Presented is a rare plaster-cast sculpture entitled Council of War by artist John Rogers. Made a few years after the end of the Civil War, this sculpture depicts the three great Union leaders discussing military actions. President Lincoln studies a map at center, while General Grant points out his plans. Secretary of War Stanton listens from behind, wiping his glasses. These figures were placed together in the composition to signify the most powerful men by the end of the Civil War.
John Rogers produced a small amount of these plaster casts in 1868 at the suggestion of Secretary Stanton, who described the scene as "one of the most interesting and appropriate occasions" for a sculpture. Diverging from the common practices of his predecessors, Rogers utilized plaster instead of bronze as a way to provide more affordable options to middle-class Americans during the 19th century.
The work became a popular memorial to Lincoln and his advisors for an American middle-class audience. The original sculpture was first exhibited to the public in 1868 and Stanton and Robert Todd Lincoln both praised it as the best likeness of Lincoln they had seen. Stanton wrote to Rogers, "I am highly gratified with the genius and artistic skill you have displayed . . . I think you were especially fortunate in your execution of the figure of President Lincoln. In form and feature it surpasses any effort to embody the expression of that great man which I have seen..."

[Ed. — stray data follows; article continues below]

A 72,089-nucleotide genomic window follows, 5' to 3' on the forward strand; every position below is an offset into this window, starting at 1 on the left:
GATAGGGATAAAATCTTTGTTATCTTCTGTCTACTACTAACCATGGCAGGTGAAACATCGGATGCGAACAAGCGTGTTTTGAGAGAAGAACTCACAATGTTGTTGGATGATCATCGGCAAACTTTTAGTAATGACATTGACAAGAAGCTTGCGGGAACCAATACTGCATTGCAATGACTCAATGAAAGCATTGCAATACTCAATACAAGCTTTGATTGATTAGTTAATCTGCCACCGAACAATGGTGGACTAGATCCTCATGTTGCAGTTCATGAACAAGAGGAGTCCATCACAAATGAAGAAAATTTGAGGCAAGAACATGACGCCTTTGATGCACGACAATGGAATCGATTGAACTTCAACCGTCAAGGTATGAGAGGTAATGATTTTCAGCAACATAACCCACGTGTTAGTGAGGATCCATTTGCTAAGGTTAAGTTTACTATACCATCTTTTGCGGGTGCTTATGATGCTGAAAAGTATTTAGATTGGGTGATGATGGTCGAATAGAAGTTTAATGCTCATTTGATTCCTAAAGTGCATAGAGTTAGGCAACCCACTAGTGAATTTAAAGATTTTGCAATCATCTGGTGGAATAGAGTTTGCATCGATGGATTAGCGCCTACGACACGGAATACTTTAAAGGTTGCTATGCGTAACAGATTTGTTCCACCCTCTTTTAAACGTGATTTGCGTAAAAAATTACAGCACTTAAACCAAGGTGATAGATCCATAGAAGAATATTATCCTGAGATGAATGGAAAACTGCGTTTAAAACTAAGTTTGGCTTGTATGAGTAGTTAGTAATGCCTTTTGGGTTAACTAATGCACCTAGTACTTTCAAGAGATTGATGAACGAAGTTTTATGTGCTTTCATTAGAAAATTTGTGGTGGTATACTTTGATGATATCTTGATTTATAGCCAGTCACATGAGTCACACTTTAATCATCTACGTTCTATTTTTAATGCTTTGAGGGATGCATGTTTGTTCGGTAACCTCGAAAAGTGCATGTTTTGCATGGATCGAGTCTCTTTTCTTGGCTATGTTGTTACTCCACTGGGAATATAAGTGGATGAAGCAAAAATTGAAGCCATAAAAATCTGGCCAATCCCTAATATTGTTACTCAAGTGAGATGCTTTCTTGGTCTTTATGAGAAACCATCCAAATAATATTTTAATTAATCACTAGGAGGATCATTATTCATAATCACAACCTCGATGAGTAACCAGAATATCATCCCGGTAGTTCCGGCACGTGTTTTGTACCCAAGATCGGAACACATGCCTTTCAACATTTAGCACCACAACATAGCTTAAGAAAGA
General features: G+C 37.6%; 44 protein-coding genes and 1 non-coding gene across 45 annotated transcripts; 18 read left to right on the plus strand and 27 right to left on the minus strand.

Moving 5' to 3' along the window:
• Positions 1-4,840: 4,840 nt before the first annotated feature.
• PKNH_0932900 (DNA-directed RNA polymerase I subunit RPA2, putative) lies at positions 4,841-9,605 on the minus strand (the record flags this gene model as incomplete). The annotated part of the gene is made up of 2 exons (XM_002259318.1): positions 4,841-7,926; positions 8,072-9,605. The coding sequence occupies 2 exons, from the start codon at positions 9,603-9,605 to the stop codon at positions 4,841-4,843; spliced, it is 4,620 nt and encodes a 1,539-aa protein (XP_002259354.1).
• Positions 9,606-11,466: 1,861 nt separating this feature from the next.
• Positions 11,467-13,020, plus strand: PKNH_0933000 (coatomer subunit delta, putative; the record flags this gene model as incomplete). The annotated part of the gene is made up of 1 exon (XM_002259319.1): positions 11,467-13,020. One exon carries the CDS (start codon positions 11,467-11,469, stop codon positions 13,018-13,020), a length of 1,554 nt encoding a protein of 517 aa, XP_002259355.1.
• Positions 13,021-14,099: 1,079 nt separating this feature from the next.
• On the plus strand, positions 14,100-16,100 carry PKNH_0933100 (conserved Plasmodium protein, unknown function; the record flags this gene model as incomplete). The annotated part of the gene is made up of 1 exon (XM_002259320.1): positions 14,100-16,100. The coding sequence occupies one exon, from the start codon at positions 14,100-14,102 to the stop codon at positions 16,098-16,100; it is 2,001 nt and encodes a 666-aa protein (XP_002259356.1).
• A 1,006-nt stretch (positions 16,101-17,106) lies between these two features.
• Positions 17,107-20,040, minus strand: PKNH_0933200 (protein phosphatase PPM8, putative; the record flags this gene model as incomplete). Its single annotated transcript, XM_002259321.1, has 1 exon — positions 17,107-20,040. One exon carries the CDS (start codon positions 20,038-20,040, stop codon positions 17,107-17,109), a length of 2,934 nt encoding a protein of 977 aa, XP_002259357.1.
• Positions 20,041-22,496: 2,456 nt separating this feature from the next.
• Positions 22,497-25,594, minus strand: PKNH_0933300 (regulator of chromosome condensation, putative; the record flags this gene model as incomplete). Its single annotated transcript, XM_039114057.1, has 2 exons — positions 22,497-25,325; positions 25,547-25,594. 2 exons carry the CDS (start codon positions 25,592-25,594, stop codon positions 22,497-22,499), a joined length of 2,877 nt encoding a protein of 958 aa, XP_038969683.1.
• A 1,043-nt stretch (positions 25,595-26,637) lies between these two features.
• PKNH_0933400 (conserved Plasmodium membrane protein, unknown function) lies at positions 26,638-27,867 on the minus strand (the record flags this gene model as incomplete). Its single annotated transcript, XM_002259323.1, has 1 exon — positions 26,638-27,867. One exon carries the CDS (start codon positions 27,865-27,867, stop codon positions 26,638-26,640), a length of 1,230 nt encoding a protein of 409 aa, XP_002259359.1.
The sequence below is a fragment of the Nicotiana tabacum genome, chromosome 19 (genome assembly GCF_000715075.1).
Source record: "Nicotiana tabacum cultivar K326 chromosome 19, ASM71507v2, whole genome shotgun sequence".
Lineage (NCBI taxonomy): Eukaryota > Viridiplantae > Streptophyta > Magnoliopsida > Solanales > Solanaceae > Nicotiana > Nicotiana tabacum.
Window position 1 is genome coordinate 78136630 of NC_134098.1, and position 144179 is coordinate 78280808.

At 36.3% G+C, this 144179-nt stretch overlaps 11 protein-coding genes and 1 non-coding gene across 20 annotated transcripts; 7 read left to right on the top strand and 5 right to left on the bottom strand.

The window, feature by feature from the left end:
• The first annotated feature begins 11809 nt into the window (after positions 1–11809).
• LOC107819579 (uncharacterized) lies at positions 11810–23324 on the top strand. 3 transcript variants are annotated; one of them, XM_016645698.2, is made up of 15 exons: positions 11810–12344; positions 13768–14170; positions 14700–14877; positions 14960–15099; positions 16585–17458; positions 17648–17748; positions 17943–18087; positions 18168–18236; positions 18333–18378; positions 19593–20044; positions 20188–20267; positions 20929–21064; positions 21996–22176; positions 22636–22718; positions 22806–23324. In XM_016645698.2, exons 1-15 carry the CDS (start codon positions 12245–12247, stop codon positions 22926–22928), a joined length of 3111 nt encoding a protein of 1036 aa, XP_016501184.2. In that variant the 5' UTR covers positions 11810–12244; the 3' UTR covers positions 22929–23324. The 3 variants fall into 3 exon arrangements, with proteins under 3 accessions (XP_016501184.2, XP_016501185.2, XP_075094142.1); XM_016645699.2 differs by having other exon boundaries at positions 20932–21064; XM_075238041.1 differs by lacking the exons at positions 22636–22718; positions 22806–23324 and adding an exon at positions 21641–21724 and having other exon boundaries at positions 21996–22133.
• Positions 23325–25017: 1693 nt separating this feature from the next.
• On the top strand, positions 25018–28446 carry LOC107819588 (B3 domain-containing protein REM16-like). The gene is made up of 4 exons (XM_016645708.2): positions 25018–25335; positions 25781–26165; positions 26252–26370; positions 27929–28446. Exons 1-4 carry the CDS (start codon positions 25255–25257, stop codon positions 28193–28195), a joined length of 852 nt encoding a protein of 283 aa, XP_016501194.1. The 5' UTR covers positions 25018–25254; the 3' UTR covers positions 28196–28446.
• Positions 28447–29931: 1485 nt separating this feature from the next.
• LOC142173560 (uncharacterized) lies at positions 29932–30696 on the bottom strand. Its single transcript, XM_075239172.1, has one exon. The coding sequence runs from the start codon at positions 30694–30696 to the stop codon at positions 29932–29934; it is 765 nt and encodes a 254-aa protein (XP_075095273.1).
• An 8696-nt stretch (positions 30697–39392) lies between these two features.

Rogers was a commercial artist with the aim to sell his work to a very wide audience. Thus, edits to the composition were made in order to appeal to more people. Rogers producing three different versions in 1868. This sculpture grouping was one of his most popular and sought-after.
This sculpture is in very good condition, considering its age and fragile nature. The plaster piece is finished in a matte light grey paint and is in good condition. The piece is signed and dated by Rogers at the base. The title is etched on the front portion of the sculpture. Artist signature, title, and date are all very legible. Overall, plaster is well kept and free of significant markings. Small dents and very minor chips to paint near Grant's coat, Stanton's hands, and base but structurally the sculpture remains very sound.
Dimensions: 24" H x 13" W x 11.5" D.